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Symptoms » Mouth pain » Glossary
 

Glossary for Mouth pain

Medical terms related to Mouth pain or mentioned in this section include:

  • Adam and Eve poisoning: The Adam and Eve plant is a herb with heart-shaped leaves found in Europe. The plant contains a poisonous chemical called calcium oxalate crystals which can cause a variety of symptoms if ingested. Eye exposure can also cause symptoms due to the abrasive nature of the toxic chemical. Ingestion of the plant generally causes severe mouth pain. Skin exposure usually only causes minor, short-lived skin irritation.
  • African milk bush poisoning: The African milk bush originated from African and is a shrubby plant with small flowers. The milky sap contains diterpene esters which can cause symptoms if it is eaten or if the sap comes into contact with the skin or eyes. It can cause severe skin irritation and the high toxicity of the sap can cause death if sufficient quantities are eaten.
  • Agranulocytosis: Extremely low level of white blood cells (basophils, eosinophils and neutrophils).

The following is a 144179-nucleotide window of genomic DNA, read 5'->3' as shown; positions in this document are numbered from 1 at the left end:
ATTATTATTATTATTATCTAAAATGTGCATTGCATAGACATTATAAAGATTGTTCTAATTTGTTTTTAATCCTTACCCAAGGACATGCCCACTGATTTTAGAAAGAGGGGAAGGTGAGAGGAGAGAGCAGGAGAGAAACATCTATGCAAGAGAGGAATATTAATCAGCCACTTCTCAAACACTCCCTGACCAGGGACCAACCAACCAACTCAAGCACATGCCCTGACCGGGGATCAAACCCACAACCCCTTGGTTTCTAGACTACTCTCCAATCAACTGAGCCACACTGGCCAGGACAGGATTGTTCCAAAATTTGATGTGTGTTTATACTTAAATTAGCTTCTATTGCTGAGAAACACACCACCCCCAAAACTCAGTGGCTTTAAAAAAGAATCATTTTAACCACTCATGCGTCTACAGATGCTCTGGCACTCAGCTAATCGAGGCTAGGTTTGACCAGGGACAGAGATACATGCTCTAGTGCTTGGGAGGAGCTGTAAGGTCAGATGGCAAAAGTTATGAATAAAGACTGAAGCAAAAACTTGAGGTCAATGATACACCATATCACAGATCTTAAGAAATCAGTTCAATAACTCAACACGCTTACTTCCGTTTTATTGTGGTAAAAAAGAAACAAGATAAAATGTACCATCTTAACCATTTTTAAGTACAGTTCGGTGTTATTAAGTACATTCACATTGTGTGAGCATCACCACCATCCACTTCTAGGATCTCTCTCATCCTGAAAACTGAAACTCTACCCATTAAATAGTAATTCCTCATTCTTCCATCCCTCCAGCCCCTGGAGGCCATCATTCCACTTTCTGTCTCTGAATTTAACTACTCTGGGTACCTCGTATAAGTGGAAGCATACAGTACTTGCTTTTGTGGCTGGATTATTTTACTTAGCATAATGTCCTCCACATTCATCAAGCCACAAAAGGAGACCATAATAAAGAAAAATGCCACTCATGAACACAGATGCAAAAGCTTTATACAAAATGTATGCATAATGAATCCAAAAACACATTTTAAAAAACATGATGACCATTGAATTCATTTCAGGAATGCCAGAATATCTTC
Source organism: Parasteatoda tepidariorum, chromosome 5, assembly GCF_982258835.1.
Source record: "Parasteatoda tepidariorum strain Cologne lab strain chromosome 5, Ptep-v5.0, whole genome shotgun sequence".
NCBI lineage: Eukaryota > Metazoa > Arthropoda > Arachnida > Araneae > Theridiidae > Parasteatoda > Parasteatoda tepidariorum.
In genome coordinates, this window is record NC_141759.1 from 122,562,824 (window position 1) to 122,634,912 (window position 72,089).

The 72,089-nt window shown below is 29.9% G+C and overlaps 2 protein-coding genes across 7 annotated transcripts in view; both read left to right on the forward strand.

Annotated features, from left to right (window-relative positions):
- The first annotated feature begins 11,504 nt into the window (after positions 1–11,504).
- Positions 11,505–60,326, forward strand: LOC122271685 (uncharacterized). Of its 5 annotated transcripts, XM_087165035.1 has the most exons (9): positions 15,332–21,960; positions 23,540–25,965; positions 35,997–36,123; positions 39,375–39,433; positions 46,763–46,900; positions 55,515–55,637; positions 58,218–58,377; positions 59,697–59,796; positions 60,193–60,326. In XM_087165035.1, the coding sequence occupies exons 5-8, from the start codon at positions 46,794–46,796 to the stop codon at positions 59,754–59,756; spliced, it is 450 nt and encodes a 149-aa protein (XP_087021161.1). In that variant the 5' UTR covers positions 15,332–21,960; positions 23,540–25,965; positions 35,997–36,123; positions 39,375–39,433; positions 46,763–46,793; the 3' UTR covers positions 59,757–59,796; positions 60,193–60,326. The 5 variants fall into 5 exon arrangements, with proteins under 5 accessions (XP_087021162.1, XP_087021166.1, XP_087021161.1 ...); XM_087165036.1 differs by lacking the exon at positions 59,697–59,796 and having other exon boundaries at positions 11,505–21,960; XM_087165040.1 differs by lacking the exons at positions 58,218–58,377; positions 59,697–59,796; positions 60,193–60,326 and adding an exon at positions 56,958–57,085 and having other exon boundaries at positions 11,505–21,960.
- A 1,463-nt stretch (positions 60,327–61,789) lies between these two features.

• Allergies: Immune system over-reaction to various substances.
  • Anthurium poisoning: Anthuriums have dark, glossy, heart-shaped leaves with glossy, heart-shaped flowers which can be red, white or other colors. The plant contains calcium oxalate crystals which an cause severe mouth pain if eaten. Large amounts would need to be eaten to cause poisoning. Eye and skin irritation can also occur on exposure to the plant.
  • Aralia poisoning: Aralia is an evergreen shrub which produces clusters of small white flowers. The plant originated in Asia and Africa. The plant contains a toxic chemical called saponic glycoside and can cause skin irritation if skin contact occurs or other symptoms if eaten. The plant is considered to have a relatively low toxicity.
  • Azalea poisoning: Bacillus cereus is a bacterium that can cause food poisoning symptoms such as vomiting and diarrhea. There are two types: Type I causes mainly vomiting and is associated with fried rice whereas type II causes mainly diarrhea and is associated with meats, cereals, vegetables and milk.